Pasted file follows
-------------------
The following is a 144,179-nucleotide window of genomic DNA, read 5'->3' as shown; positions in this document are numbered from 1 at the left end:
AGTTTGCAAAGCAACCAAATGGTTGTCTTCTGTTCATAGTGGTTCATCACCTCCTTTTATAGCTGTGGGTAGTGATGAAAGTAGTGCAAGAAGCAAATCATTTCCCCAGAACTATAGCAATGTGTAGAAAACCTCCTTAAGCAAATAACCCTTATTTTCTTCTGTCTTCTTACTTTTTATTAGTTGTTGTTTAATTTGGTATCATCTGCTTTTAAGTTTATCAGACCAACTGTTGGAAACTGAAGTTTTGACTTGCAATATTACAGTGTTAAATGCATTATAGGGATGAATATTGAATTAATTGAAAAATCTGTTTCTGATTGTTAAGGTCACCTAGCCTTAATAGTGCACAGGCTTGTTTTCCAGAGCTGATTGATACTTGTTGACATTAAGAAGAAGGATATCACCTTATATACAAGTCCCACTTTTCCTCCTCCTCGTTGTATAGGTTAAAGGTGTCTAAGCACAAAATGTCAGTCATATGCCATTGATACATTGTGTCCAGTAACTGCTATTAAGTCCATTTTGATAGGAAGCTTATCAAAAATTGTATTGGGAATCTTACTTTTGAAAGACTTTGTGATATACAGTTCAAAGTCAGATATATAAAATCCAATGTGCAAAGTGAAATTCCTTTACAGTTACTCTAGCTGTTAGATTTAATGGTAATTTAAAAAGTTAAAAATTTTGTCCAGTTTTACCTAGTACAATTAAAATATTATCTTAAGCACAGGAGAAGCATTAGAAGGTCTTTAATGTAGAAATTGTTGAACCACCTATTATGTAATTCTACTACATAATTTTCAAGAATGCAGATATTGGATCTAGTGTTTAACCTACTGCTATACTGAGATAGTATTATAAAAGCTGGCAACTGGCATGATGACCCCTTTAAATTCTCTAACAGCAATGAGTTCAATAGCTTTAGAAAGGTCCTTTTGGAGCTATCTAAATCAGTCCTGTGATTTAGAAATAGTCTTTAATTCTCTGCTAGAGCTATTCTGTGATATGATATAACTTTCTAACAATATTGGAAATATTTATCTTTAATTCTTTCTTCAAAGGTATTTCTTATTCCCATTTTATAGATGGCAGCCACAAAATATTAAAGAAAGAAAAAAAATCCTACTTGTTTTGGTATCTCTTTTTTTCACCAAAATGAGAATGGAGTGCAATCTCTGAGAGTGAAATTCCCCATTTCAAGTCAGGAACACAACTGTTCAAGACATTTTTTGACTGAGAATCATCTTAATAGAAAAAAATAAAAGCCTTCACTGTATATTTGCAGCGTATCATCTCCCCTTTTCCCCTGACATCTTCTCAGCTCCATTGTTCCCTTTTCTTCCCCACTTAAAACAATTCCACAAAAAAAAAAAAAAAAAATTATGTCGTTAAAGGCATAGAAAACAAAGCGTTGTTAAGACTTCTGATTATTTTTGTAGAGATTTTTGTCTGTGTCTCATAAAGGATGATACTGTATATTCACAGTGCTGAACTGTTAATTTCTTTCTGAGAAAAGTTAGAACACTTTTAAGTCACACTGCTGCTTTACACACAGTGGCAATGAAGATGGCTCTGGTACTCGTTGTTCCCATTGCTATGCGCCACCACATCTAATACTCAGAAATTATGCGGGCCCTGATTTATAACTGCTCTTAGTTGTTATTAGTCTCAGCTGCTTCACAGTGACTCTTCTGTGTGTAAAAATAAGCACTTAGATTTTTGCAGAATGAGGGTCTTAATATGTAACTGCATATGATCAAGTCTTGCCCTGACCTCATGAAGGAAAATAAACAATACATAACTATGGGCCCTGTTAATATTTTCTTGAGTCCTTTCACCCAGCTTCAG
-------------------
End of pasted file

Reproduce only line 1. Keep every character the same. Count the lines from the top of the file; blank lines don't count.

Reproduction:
The following is a 144,179-nucleotide window of genomic DNA, read 5'->3' as shown; positions in this document are numbered from 1 at the left end: